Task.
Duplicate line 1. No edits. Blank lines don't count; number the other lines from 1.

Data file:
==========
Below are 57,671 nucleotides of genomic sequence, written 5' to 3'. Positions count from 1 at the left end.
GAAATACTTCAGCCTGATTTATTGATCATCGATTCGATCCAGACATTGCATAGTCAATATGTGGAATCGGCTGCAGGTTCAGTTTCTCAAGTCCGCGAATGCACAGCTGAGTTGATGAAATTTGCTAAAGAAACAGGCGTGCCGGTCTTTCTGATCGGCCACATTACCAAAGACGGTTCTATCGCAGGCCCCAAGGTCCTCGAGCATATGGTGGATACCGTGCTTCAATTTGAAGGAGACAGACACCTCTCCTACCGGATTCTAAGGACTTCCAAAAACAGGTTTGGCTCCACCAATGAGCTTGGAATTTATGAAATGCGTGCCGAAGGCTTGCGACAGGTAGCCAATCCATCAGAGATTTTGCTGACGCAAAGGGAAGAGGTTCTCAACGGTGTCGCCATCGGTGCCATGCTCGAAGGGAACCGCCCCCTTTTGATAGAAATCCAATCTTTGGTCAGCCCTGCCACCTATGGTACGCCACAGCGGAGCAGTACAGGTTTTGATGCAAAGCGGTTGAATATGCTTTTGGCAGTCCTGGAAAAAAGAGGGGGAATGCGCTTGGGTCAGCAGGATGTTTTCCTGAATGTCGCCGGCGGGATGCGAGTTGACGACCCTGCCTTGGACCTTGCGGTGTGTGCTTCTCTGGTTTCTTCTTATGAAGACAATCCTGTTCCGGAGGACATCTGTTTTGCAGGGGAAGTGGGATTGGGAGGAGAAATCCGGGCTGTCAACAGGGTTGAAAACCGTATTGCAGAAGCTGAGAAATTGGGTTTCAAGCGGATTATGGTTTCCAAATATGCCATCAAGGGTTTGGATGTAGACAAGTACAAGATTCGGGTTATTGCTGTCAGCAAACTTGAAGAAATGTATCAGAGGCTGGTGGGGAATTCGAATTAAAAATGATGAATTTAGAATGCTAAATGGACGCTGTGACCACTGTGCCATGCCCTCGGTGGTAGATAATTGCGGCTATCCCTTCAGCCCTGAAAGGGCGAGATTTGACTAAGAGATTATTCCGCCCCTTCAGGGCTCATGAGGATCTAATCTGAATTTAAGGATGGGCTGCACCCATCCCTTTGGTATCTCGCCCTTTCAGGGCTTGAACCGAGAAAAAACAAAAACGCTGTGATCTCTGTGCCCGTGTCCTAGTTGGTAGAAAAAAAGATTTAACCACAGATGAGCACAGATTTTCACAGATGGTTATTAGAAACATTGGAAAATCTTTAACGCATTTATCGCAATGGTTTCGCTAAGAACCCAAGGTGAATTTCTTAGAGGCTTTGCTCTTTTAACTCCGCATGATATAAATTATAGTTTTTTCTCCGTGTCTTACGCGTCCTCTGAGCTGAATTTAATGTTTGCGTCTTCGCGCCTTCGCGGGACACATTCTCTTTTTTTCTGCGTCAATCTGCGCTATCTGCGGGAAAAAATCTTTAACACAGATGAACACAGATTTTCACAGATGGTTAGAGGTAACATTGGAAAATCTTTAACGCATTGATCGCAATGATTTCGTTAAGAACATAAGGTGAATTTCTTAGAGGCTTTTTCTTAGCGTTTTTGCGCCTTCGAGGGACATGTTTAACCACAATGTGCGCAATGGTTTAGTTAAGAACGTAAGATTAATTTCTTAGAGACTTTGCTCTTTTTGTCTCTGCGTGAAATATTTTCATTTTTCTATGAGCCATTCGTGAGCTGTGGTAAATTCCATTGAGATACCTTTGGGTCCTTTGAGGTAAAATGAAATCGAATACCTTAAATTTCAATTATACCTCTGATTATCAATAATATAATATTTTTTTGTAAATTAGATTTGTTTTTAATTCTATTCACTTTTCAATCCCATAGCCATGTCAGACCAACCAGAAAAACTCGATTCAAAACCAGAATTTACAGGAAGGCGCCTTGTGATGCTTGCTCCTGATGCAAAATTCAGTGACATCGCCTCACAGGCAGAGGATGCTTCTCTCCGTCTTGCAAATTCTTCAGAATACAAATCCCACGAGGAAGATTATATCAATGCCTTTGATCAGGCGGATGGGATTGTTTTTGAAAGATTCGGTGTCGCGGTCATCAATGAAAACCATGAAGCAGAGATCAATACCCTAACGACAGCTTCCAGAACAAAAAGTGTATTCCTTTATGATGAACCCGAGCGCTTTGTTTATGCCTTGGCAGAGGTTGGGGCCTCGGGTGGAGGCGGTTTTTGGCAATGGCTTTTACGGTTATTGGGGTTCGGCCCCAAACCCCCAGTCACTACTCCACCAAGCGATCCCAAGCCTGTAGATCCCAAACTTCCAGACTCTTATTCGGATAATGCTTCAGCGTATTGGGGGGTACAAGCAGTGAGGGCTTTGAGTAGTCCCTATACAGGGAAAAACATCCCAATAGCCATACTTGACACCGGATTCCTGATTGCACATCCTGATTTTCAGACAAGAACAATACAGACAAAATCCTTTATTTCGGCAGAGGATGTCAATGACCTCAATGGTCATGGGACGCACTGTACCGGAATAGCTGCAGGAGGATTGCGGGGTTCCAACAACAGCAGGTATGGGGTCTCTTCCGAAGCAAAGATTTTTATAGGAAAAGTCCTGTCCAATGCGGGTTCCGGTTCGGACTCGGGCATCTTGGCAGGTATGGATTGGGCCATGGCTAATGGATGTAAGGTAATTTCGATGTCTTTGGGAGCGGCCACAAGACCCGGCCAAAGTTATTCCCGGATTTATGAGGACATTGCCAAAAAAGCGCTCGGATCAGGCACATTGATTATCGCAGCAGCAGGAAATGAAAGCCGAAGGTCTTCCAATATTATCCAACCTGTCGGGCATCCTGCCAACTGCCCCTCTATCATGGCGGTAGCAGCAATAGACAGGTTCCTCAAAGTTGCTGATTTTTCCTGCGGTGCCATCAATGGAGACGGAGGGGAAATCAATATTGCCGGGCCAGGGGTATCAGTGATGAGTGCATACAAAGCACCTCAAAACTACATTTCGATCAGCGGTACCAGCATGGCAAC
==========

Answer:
Below are 57,671 nucleotides of genomic sequence, written 5' to 3'. Positions count from 1 at the left end.